Hi Stephen,

>As you know (since we discussed it off-list), I'm the reason for this being
>mentioned to you.  I had some pretty horrible problems with the various
>incarnations of HOP in yt being excruciatingly slow and consuming huge amounts
>of memory for a 1024^3 unigrid dataset, to the point where my grad student and I
>ended up just using P-GroupFinder, the standalone halo finder that comes with
>week-of-code enzo.  Note that when I say "excruciatingly slow" and "consuming
>huge amounts of memory", I mean that when we used 256 nodes on Ranger, with 2
>cores/node (so 512 cores total) for the 1024^3 dataset, it still ran Ranger out
>of memory, or, alternately, didn't finish in 24 hours.

A few notes in response:

- Recently I ran a 2048^3 dataset on 264 cores that took about 2 hours which
averaged about 8.5GB per task with a peak task of 10 GB. Your job is 1/8 the
size and should have run, and I don't know why it didn't.

On Ranger, Kraken, or another machine?   Regardless, that's far, far less time than it took us to NOT find halos on our dataset.  I'd be happy to point you towards this dataset, if you'd like (I may have already done this in an off-list email), so you can try it yourself.  I'd be VERY curious to see if you encounter similar problems to us on Ranger and/or Kraken for our 1024^3 dataset.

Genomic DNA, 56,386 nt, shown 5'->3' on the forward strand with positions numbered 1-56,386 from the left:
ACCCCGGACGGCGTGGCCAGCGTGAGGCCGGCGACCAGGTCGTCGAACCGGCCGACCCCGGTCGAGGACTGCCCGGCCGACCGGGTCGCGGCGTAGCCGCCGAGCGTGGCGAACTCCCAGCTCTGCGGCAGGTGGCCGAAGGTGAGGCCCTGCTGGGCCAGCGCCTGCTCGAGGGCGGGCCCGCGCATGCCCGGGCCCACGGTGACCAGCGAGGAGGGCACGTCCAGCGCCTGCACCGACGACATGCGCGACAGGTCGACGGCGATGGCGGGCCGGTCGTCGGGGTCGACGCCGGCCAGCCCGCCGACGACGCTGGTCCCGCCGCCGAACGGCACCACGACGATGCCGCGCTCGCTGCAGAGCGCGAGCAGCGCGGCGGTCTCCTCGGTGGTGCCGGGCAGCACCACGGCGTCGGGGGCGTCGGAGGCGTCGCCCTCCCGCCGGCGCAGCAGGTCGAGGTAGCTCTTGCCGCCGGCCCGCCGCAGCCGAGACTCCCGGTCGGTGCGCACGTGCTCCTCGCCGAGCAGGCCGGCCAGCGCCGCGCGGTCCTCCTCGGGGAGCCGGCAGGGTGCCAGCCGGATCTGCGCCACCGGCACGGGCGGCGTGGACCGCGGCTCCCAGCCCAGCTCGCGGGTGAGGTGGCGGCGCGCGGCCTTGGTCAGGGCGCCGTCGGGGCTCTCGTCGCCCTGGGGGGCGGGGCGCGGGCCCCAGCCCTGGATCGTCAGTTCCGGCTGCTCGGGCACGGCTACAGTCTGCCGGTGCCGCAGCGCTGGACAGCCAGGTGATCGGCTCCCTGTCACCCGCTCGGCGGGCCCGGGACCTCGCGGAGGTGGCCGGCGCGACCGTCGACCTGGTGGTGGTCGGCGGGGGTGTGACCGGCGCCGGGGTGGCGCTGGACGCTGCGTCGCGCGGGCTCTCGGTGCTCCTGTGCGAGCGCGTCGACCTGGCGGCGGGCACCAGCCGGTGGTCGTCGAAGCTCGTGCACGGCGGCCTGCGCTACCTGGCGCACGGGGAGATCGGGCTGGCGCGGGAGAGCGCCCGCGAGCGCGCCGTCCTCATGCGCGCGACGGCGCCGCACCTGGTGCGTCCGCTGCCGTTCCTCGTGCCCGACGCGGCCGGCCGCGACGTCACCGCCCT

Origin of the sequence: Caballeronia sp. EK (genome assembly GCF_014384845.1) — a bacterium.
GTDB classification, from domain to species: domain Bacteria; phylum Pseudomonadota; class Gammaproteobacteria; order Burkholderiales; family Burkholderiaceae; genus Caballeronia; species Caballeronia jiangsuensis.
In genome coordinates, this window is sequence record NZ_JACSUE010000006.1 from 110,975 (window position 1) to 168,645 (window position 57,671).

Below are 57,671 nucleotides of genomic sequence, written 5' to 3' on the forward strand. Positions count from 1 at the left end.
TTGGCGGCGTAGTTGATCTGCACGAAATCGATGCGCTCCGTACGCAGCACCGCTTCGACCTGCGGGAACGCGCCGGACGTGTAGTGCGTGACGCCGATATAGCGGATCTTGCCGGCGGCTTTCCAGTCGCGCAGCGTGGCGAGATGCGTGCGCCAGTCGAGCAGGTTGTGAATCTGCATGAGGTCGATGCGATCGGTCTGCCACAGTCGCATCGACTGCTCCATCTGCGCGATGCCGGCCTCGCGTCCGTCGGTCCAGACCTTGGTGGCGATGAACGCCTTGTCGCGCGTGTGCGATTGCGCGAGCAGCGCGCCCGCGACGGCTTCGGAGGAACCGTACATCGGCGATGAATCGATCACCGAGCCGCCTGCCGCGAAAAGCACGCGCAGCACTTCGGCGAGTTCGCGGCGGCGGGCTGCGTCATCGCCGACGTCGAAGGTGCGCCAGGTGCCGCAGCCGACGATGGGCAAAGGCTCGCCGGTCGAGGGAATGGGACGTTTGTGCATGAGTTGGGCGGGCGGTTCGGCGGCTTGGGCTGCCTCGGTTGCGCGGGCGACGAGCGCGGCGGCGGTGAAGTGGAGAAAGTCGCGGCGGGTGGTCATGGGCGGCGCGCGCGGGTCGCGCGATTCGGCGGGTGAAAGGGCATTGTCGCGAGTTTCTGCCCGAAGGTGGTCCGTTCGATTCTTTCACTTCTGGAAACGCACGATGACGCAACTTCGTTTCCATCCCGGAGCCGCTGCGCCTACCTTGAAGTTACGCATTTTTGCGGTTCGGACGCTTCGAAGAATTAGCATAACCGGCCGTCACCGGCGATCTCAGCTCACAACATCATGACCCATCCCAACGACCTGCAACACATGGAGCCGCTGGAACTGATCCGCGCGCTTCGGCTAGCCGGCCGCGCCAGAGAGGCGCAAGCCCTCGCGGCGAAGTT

- If I wasn't trying to graduate I would have had more time to assist when your
student (Brian) asked me for help. I'm sorry so much of your time was wasted.

It's more human time than computer time, at this point - we spent a big chunk of the summer simply trying to find the halos in a box, which was meant to be step 1 of the project.  Very frustrating for a new grad student.
- My tool as a public tool is not any good unless other people can use it too.
Clearly I need to do some work on that.

- It *does* use much more memory than it needs to, you are right. I know where
the problems are, and whoo-boy they are there, but they are not easy to fix.

- Speed could be better, but some of this has to do with how HOP itself works.
For example, it needs to run the kD tree twice, unlike FOF which needs to only
once. The final group building step is a "global" operation, so that's slow as
well. On 128^3 particles, (normal) HOP takes about 75 seconds, and FOF about 25.
The C HOP and FOF in yt both use the same kD tree, same data I/O methods, so
that's a fair ratio of the increased workload.

This is interesting, and puzzling. We have a 256^3 version of the simulation that I was talking about earlier, and saw numbers that would be comparable to those you mention above.  Scaled up to a much larger calculation, however, it took way longer than one might think based on a back-of-the-envelope estimate.  Again, I really do think that, once you finish your thesis, it'd potentially be very useful for you to take a look at our dataset. It may simply be that our very small box is pathological in some way compared to the simulations you've been testing on.